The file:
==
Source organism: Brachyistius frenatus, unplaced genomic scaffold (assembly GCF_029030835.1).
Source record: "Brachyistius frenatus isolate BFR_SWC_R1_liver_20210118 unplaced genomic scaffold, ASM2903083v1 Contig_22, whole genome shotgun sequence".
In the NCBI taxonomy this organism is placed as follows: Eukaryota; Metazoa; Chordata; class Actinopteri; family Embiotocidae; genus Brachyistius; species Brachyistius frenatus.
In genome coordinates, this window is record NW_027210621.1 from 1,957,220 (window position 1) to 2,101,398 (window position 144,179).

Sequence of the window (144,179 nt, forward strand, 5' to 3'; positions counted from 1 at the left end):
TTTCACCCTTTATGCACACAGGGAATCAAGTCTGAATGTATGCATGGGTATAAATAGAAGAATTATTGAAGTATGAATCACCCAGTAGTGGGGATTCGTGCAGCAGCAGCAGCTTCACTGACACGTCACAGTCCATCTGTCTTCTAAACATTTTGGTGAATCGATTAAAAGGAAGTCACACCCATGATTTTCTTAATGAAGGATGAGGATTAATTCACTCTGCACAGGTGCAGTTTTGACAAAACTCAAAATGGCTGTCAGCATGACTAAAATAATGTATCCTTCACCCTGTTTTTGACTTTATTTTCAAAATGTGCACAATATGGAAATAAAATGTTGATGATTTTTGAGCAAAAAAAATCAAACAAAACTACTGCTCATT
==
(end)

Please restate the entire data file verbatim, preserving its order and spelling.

Source organism: Brachyistius frenatus, unplaced genomic scaffold (assembly GCF_029030835.1).
Source record: "Brachyistius frenatus isolate BFR_SWC_R1_liver_20210118 unplaced genomic scaffold, ASM2903083v1 Contig_22, whole genome shotgun sequence".
In the NCBI taxonomy this organism is placed as follows: Eukaryota; Metazoa; Chordata; class Actinopteri; family Embiotocidae; genus Brachyistius; species Brachyistius frenatus.
In genome coordinates, this window is record NW_027210621.1 from 1,957,220 (window position 1) to 2,101,398 (window position 144,179).

Sequence of the window (144,179 nt, forward strand, 5' to 3'; positions counted from 1 at the left end):
TTTCACCCTTTATGCACACAGGGAATCAAGTCTGAATGTATGCATGGGTATAAATAGAAGAATTATTGAAGTATGAATCACCCAGTAGTGGGGATTCGTGCAGCAGCAGCAGCTTCACTGACACGTCACAGTCCATCTGTCTTCTAAACATTTTGGTGAATCGATTAAAAGGAAGTCACACCCATGATTTTCTTAATGAAGGATGAGGATTAATTCACTCTGCACAGGTGCAGTTTTGACAAAACTCAAAATGGCTGTCAGCATGACTAAAATAATGTATCCTTCACCCTGTTTTTGACTTTATTTTCAAAATGTGCACAATATGGAAATAAAATGTTGATGATTTTTGAGCAAAAAAAATCAAACAAAACTACTGCTCATT